Relationscapes: Movement, Art, Philosophy
Relationscapes: Movement, Art, Philosophy
by Erin Manning
The MIT Press, Cambridge, London, USA, UK, 2009
272 pp., illus. 73 b/w. Trade, $32.00
Reviewed by Martha Blassnigg
University of Plymouth
Relationscapes by Erin Manning addresses a wide range of movement analysis and key terms in movement studies (such as elasticity, intensity, inflection, porosity, interval, hesitation, etc.) in the context of a philosophical framework with focus on philosophies of immanence. It exercises a creative synthesis of Whitehead’s and Deleuze and Guattari’s thought. In particular it builds on Bergson’s and James’ conception of perception as activity and creative event in the spectrum between what Manning refers to as “objectness” (or Heidegger’s terms “worlding”) and experience. She introduces the concept of preacceleration as a way to address a vocabulary of movement that foregrounds incipience rather than displacement. Through this the author draws on aspects of Bergson’s conception of motion as duration (durée) prior to the emergence of form, as force or dynamism of qualitative states that underlie creativity prior to actualization in various forms of expression.
Informed by the works and thoughts of dancers such as Merce Cunningham, William Forsythe, Mark Coniglio, Scott de Lahunta, and Antonio Camurri, Relationscapes proposes a thinking and writing of ideas on movement from a practice-led perspective through the filters of sensation and personal reflection. In doing so it addresses phenomena of movement prior to actualization from different disciplinary contexts. These include key figures in 19th century scientific visual movement studies by glossing the innovative work by the French physiologist Étienne-Jules Marey. A similar treatment is applied to the animation films by Norman McLaren, Leni Riefenstahl’s films, David Sprigg’s Sculptures and examples of contemporary Aboriginal art. Her treatment allows Manning to draw in references to the aspect of neural necessity of causal efficacy in mental health, and to propose a body-emergent technogenetic in the relationscapes of dance in the context of new media technologies.
The deductive modality in the development of the argument for preacceleration provides the rational for the choices of the materials discussed, which is a pity, since this concept potentially could have been much more firmly situated and emerged from within the materials presented. Consequently Relationscapes does not treat historic material on its own terms or in its specific relational context of the time. This is important since as in the case of Étienne-Jules Marey’s work, for example, there is first hand evidence to use. Instead Manning overlays contemporary continental philosophical terminology, occasionally referenced, onto original creative thinking that informs a number of works, which to some degree are arbitrarily chosen.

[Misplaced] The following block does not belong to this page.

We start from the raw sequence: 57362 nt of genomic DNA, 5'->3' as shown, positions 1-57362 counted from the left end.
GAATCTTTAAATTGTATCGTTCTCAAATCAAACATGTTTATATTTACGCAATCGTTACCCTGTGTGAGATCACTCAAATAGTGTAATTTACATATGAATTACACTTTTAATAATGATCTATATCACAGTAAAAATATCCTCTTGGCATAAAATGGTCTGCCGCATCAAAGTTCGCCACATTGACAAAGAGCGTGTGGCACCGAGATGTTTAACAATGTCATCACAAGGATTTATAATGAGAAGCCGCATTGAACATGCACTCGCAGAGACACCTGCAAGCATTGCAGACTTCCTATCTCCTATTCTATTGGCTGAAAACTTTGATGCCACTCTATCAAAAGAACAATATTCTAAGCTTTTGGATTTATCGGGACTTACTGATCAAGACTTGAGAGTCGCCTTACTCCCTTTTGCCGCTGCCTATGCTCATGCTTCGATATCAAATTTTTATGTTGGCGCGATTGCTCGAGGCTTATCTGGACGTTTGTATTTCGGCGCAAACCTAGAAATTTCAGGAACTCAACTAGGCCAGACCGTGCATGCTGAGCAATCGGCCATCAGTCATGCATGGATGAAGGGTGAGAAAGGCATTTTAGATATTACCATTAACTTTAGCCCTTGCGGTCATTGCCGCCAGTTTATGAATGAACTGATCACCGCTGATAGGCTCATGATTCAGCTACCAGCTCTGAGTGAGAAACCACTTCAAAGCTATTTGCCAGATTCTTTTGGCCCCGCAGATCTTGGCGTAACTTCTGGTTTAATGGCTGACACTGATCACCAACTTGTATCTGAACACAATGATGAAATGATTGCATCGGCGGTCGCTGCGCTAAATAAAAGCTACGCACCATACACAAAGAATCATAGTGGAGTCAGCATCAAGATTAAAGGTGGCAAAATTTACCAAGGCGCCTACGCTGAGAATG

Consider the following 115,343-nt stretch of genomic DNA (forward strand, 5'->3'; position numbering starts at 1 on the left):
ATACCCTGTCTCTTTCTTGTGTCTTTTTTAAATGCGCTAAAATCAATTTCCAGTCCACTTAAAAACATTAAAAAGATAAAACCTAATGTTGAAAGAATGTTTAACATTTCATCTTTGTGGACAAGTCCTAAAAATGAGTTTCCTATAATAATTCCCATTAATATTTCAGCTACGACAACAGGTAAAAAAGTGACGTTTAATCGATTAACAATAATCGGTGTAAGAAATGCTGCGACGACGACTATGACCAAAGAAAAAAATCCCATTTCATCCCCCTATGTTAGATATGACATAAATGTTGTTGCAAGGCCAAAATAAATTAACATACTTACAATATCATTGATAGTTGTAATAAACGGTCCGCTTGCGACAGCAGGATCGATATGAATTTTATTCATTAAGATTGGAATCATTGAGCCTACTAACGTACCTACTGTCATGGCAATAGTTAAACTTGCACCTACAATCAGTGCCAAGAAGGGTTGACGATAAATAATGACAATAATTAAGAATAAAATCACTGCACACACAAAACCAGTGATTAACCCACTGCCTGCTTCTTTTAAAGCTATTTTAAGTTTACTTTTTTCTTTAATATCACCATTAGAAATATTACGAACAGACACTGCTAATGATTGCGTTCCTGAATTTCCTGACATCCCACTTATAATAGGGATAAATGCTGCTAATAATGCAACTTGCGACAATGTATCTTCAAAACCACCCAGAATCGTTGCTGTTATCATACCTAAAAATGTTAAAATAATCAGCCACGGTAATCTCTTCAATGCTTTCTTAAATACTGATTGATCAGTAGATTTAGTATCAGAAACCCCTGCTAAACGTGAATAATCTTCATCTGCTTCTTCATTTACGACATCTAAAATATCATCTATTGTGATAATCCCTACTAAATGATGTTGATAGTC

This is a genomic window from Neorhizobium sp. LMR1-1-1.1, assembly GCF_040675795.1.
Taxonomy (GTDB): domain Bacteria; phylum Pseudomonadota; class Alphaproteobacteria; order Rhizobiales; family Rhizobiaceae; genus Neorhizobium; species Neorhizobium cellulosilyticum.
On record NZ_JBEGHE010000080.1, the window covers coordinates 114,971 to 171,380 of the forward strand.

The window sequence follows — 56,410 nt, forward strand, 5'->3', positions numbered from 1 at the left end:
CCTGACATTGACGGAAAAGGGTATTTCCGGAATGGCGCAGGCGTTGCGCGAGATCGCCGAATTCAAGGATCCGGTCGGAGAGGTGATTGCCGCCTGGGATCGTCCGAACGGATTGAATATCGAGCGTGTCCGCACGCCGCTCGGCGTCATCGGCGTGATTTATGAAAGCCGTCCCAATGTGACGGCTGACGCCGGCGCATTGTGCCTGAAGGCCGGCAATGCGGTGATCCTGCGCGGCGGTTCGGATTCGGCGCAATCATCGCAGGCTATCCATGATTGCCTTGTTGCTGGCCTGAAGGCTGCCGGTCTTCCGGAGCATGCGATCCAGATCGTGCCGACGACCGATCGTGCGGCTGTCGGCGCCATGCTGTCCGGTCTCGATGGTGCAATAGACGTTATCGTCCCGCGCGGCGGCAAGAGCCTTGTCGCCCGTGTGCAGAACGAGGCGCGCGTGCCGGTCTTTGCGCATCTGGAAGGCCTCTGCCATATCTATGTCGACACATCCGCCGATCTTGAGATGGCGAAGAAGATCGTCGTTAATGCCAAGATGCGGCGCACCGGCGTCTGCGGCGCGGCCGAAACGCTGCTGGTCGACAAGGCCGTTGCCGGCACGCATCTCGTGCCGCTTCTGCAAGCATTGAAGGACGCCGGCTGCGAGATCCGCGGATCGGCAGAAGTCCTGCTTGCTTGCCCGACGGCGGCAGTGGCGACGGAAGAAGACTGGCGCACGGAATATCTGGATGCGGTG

Although this way of working might be regarded as a radical interpretation of Deleuze’s conception of philosophy, the reader needs to be critically informed about these original works and the philosophical concepts applied in order to detect the subtle moves by the author; a demand made more difficult since mostly they are not clearly demarked or referenced through established academic conventions. Whilst this might be seen as a lack of academic clarity, however, this is clearly not the foremost concern of the book. Rather it seems to attempt to invent a new kind of language of expression, one that uses words and terms as markers for a dynamic of ideas that is constantly in move and in change. Almost like a new form of expression for dance it holds up a temporary framework of reference in order to grasp an idea in anticipation of its next step – ‘preacceleration’ ad verbum.
In order to grasp the meaning of some of the ideas proposed, pre-requisites for a critical reading are both a sophisticated prior knowledge of the terms and philosophical ideas discussed, along with an easy approach to the rigor and original frameworks of these ideas. This is a challenging conflict to balance, and it can be expected that each reader will undergo a slightly different experience depending on her prior knowledge, motivation and ability to let a creative flow overtake sensory perception and reasoning. An exercise, which in this reviewer’s experience, fluctuated between informed creative writing and moments in which ideas take a line of flight. Although insightful, the work, as such, remains inconclusive, since the method applied could potentially be extended to any object, any thing alive with movement. As Manning concludes in one chapter: “Relationscapes abound”.